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Earth Day: Why do we celebrate and how you can help

The opinions expressed in this article are the writer’s own and do not reflect the views of Her Campus.
This article is written by a student writer from the Her Campus at USF chapter.

The Origins of Earth Day

In the early 1900s, the general public was unaware of the effects their lifestyles that relied on fossil fuels and cars were harming the Earth. In 1962 Rachel Carlson published Silent Spring, which quickly became a New York Times best seller. It sold half a million copies in 24 countries, and helped to spread awareness about the negative effects that humans were having on the Earth and how these would negatively affect public health. 

Junior Senator from Wisconsin, Gaylord Nelson, was the first to propose Earth Day. He had already been concerned for the state of the environment, but the 1969 oil spill in Santa Barbara, California helped spur him to action. At the time, this was the largest oil spill to occur in American waters. Senator Nelson wanted to piggyback on the anti-war movement, and began to host teach-ins at American universities to help spread awareness about this problem to students. Senator Nelson recruited help from Denis Hayes, an activist, to facilitate the teach in. They settled on April 22 as it was in between spring break and finals, and would allow the most students to attend. 

Hayes created a team of 85 which included environmental organizations, faith organizations, and others to help run the event. They changed the name of the event to Earth Day which helped them garner national media attention. In 1970, the first Earth Day, 20 million Americans (10% of the US population at the time) took to the streets in order to celebrate Earth and protest the harm that humanity has caused in the first 150 years of the industrial revolution. 

Earth Day Throughout the Years

The first Earth day was an example of bipartisanship, as individuals from all walks of life and political parties came together for a cause that was bigger than themselves. To this day, Earth Day 1970 is the largest secular protest in the world.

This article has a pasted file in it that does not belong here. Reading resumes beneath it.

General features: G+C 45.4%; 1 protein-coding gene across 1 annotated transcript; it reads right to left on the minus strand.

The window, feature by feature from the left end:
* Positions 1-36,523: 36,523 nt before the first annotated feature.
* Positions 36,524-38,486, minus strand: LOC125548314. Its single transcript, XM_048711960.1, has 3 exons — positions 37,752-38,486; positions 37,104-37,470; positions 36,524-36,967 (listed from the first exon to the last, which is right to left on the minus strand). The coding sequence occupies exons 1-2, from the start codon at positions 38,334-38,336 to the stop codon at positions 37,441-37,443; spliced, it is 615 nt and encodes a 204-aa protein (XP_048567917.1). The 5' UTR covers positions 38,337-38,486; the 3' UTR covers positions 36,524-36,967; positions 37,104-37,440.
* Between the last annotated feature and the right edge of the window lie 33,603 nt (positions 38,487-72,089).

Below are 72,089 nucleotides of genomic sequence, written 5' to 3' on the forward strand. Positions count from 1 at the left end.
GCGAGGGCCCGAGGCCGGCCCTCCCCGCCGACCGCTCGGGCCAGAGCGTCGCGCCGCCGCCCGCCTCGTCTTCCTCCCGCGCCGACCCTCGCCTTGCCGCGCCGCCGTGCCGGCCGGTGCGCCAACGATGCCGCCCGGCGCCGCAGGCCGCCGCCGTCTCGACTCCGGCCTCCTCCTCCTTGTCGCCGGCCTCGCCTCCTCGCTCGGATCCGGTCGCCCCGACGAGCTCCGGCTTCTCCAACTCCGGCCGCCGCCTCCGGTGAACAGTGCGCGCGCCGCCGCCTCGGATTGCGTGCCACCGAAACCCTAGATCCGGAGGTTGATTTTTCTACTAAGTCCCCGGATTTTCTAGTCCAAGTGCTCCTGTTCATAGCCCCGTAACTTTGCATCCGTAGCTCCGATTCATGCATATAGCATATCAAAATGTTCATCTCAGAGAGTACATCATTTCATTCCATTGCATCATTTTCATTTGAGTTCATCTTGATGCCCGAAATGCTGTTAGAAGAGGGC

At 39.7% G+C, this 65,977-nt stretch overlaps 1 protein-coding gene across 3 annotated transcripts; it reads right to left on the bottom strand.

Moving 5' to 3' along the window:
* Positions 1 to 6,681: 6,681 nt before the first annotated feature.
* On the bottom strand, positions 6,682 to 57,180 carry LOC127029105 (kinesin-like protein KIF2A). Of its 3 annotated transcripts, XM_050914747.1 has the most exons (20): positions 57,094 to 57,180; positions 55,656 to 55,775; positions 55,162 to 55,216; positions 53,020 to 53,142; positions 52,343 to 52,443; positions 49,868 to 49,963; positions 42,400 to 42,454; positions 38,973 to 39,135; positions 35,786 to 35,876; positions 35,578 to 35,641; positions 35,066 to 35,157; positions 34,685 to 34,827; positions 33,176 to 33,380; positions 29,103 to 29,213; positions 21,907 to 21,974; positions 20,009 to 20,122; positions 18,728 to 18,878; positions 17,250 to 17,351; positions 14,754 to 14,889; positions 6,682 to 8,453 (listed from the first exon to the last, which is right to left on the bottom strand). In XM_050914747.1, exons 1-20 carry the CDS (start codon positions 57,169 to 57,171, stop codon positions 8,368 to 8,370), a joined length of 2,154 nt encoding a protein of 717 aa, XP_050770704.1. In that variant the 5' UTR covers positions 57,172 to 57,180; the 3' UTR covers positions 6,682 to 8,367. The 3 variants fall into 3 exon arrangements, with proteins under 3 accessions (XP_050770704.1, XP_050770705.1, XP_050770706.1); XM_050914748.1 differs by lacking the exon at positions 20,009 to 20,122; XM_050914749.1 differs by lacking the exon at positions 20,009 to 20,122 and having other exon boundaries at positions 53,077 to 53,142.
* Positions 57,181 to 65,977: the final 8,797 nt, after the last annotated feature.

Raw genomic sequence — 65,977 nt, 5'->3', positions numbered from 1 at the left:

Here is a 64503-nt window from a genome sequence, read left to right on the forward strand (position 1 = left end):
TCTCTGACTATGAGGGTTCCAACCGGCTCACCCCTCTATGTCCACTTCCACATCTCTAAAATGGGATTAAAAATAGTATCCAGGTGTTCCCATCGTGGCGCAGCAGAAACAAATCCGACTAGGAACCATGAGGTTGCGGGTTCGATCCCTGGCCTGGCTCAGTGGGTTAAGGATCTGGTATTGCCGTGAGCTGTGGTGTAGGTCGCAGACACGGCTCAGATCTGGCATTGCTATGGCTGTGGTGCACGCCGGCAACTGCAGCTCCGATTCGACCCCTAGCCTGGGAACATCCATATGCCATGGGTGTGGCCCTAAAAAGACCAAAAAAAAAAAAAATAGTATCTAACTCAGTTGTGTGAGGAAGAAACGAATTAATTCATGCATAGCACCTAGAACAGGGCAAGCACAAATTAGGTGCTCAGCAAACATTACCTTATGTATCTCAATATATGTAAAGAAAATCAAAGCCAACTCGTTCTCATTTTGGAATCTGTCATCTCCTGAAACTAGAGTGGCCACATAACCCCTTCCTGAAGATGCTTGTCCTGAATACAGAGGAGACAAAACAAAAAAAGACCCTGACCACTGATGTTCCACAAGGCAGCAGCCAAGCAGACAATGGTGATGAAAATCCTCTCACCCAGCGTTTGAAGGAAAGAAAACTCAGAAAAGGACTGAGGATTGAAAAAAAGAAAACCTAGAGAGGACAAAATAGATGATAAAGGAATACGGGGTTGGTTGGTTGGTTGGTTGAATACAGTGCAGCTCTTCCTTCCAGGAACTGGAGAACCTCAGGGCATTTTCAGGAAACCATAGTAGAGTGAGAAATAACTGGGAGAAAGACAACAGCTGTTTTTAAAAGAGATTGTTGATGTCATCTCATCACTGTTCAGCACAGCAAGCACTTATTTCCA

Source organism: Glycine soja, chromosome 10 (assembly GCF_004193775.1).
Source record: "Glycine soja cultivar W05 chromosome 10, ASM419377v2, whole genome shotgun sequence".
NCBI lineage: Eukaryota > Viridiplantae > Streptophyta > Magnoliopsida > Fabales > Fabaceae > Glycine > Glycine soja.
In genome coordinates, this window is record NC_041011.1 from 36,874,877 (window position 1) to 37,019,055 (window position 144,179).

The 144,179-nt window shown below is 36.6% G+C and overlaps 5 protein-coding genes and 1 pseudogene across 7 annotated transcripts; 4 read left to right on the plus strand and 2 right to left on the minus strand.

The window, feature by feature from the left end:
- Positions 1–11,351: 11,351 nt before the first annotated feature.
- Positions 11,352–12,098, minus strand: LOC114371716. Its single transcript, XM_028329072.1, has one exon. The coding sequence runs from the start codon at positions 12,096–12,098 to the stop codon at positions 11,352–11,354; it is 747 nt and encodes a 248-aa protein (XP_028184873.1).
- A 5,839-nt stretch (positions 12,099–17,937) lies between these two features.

In 1980 the White house hosted an Earth Day event, this marked a decade of positive strides for environmental policy. This period included the passing of The  Endangered Species Act, Marine Mammal Protection Act, Superfund, Toxics Substances Control Act, the Resource Conservation and Recovery Act, and of course the Clean Air Act and Clean Water Act. It also marked the creation of the Environmental Protection Agency and the banning of DDT and of lead in gasoline. 

In 1990 Denis Hayes helped to organize Earth Day initiatives globally, with 200 million people across 141 countries; it helped pave the way for the Rio De Janeiro Earth Summit in 1992. President Clinton awarded Senator Nelson the Presidential Medal of Freedom for his efforts towards founding Earth Day.

In 2016 the United Nations signed the Paris Agreement on Earth Day. It was the most significant climate legislation and was successfully passed with 175 signatures. 

2020 was the 50th anniversary of Earth Day, but due to the Covid-19 pandemic many of the activities were moved online. Over 1 billion people participated, marking this event as one of the largest online mobilizations in history.  

How You Can Help!

This year’s theme is Planet vs. Plastic, and the goal is to reduce 60% of plastic use world wide.

  1. Sign the Global Plastics Treaty to show your support for a plastic pollution  Earth 
  2. Florida currently has no mandate or curriculum to teach students about Climate Change, you can help by sending emails to Florida Commissioner of Education: Manny Diaz Jr. (Commissioner@fldoe.org). To make things even easier, you can use the email template provided by EarthDay.org. 
  3. If you are a USF Student, please sign the petition to reinstate the USF Tampa Campus office of sustainability. 
  4. You can donate to EarthDay.org, your donation will go to help them with their organization, advocacy, and initiatives. 
  5. You can participate in The Florida Learning Garden Clean Up, hosted by Keep Tampa Bay Beautiful, which takes place on Earth Day.
  6. You can participate in The Florida Aquarium clean up on Ballast Point, also taking place on Earth Day. 
  7. Join A USF Environmental Club:
    1. Gen Cleo
    2. Student Environmental Association (SEA)
    3. 3D HAB-LAB
    4. Agrarian Club
    5. Marine Biology Club
    6. Students Protecting the Environment through Knowledge (SPEAK)
    7. Entomology Society
    8. Student Geography Association
    9. Geology Club
    10. Illusion Thrift 
    11. Friends of the USF Botanical Gardens Club 
    12. Botany Club
    13. Global Leaders Outreach for a Better Environment (GLOBE)
    14. Florida PIRG at USF 
    15. Judy Genshaft Honors College Gardens 
Carolina Gutfreund is a second year honors student double majoring in English with a Creative Writing concentration and Interdisciplinary Social Sciences with a dual concentration in Environmental Science and Policy and Social Relations and Policy. She is a climate advocate and the Treasurer of the Botanical Gardens Club at USF. She plans to work for the EPA when she is older. She has been published by the USF honors college, Thread magazine, and the Library of Congress.